Living With The Kindle…

Now I’ve had my Amazon Kindle eBook for a few weeks, I’ve changed my opinion of it a little.

No, it’s still not a great reading experience. The flashing page turns drive me bananas. And the contrast is still poor. My favorite places to read are in bed and in the bath. When reading in bed, you need a really good strong light. And if you happen to turn to the other side, the slight drop in light level makes the Kindle almost unreadable. Gray on gray, not black on white.

I’ve found I can get it set up quite well in the bath. There’s a little fingernail brush in our bathroom that has a groove on the side that the Kindle just fits. That takes the screen above the level of the faucet I lean it against, so I can read “hands-free”. No danger of dropping it in the water (which I assume would be fatal). I just reach up and hit one of the Page Turn paddles when I need to.

Speaking of dunking it in water and other dangers, I’ve dropped the Kindle off the bed a couple of times. The flimsy battery cover came off, but otherwise it seemed no worse for the experience.

Where the Kindle really has advantages are in portability and lightness, battery life, and book purchasing. I’ve never run out of battery while reading – although once it wouldn’t let me download a book because it said the battery charge was too low to run wireless connectivity.

Portability. The lightness makes it convenient to carry.

Book purchasing is, as I said in my first impression, outstanding (at least when you’re within wireless range). The other day I wanted something new to read on the plane. So at the airport, I fired up the Kindle, switched on wireless and bought two books on my Amazon account. They were downloaded in about a minute and I was good to go.

No, I still don’t like the reading experience much. But the convenience of the device means I’ll put up with it as an acceptable compromise until a better screen comes along. I’ll buy more Kindle books – especially since the prices are so fair. Impulse book buying really works on this device.

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3 thoughts on “Living With The Kindle…

  1. Noam

    Hi Bill! I’m a graduate student in the Design and Technology program at Parsons, and I’m very interested in the whole screen readability issue…especially as it relates to eink devices.A few months ago I got to spend some time with an Amazon Kindle (laid up in a hospital with a broken arm from snowboarding). One of my biggest gripes about the Kindle is the poor default typeface it uses. Okay, maybe not poor, but inappropriate. PMN Caecilia is a lovely humanist slab serif when set in print, but it doesn’t work so well as a screen font! I wonder what possessed them to use it instead of a dedicated screen font like Georgia and the like. It occurred to me then that even a typefaced designed for computer display may not be the answer here…since by computer display, CRT/LCD/OLED monitor is implied, and the kindle is using a fundamentally, physically different display technology. From close-ups I’ve seen of e-ink screens, the micro-capsules that make up the pixels of an e-ink screen aren’t on a neat orthogonal grid, but are in fact somewhat irregular. I suspect that their method for sub-pixel addressing must differ from the LCD technologies that ClearType takes advantage of. In any case, designing type for epaper devices is one likely direction my thesis research will go. I’ve been thinking about font rendering engines and layout as well (how cool would it be to have LaTeX runnign on a Kindle?), but the general gist of my pursuits is “E-ink for all its faults is emerging as the dominant display technology for ebook readers, how do we make type look beautiful on it?” To that end, I’d love the opportunity to discuss matters typographical and technological with you. I know you’re a busy man, but I’ve encountered few people as passionate as you about the digital reading experience, and I’m hoping my research will lead to a significant contribution to the field. If nothing else, any books, articles, websites or other resources you could recommend would help me immensely!I’m recording my research and musings at:http://www.noamberg.com/thesis/blowrg/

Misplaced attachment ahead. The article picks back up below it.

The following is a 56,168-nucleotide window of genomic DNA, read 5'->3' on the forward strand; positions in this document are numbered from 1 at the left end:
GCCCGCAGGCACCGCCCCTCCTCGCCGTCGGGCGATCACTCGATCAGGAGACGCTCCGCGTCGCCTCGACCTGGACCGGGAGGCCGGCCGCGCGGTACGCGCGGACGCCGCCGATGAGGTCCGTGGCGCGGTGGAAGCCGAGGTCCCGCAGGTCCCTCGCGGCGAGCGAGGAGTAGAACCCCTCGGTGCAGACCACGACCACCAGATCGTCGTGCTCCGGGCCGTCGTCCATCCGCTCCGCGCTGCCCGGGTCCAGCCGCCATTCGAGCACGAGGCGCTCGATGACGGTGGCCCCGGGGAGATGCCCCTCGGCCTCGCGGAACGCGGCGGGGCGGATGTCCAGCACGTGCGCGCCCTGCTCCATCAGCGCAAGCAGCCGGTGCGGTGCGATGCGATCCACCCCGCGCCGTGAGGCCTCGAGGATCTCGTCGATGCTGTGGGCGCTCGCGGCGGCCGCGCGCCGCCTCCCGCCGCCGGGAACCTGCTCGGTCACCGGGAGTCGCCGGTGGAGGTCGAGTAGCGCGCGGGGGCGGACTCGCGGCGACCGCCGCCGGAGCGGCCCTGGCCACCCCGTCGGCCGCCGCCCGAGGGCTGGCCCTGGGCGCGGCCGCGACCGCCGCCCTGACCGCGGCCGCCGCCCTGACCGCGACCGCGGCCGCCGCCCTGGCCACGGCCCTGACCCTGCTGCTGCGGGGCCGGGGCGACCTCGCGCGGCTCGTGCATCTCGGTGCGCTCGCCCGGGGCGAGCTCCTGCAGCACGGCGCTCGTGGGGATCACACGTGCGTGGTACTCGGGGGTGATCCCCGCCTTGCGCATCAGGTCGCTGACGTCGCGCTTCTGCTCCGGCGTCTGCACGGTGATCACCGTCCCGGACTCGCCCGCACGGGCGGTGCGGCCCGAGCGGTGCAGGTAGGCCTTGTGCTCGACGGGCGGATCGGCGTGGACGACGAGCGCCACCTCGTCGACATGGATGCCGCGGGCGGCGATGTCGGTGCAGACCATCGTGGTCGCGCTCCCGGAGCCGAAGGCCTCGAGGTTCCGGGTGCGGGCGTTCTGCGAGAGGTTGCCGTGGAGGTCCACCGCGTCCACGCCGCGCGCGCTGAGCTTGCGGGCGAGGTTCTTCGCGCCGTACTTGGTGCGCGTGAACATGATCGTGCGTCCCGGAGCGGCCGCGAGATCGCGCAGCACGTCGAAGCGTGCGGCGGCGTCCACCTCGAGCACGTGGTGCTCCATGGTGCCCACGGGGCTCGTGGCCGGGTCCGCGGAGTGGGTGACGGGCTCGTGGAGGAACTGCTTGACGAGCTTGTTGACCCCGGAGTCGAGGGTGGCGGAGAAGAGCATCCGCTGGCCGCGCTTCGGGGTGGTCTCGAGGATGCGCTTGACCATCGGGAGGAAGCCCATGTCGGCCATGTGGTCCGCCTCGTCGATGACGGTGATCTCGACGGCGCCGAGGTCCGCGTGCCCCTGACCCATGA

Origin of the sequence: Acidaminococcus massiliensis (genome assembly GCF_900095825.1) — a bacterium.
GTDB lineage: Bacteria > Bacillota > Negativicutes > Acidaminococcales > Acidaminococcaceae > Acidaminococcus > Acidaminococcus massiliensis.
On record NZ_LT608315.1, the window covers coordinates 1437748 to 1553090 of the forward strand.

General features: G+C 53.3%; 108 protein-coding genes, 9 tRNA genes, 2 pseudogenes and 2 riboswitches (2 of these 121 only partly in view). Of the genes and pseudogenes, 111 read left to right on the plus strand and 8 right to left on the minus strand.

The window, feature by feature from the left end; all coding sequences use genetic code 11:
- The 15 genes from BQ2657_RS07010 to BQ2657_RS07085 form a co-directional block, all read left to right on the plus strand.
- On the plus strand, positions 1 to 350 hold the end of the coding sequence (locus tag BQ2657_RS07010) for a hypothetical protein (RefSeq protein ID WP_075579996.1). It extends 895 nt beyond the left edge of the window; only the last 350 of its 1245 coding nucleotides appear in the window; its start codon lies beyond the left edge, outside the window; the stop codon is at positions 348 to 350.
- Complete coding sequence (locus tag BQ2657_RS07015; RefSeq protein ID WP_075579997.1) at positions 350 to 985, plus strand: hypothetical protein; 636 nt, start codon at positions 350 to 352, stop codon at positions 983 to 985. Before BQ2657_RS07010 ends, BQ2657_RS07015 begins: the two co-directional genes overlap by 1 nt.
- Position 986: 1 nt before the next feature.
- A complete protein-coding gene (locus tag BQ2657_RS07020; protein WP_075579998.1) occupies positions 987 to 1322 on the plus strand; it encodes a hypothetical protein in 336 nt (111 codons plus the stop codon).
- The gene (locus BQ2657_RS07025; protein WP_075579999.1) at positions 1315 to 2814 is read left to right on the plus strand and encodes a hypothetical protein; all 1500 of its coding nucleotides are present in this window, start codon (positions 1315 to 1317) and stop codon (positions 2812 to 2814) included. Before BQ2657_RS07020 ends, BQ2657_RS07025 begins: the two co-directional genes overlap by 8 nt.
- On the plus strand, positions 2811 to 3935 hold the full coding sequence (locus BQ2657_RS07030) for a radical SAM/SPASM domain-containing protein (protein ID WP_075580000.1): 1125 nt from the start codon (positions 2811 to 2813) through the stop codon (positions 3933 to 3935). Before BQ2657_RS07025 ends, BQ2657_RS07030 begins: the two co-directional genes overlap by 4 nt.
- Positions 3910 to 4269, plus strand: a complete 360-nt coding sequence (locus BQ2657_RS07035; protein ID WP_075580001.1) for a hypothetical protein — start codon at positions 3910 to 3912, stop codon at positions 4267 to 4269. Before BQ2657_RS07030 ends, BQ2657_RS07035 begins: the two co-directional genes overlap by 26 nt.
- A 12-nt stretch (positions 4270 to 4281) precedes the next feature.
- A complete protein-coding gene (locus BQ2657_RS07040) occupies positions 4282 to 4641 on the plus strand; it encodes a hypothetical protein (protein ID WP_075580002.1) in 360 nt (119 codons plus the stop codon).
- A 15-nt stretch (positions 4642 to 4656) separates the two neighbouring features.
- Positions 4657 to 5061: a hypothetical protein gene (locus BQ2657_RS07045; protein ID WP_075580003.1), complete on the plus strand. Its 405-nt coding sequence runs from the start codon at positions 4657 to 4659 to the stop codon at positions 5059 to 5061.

Reply
  2. Bill Hill

    Hi Noam:Be glad to talk to you about this. Why don’t you send me email? I’m billhill@microsoft.com.Designig fonts for eInk devices is an interesting topic, although with resolution ~170ppi, you’re getting close to the point where print fonts work fine.Also, a lot of what we’ve done to improve readability onscreen (with and without ClearType) used font hinting. So you’d need a good TrueType rasterizer running to handle the hints.Anyway, if you email me, I’ll hook up a discussion group of some of the real experts I know,best wishes,bill

    Reply

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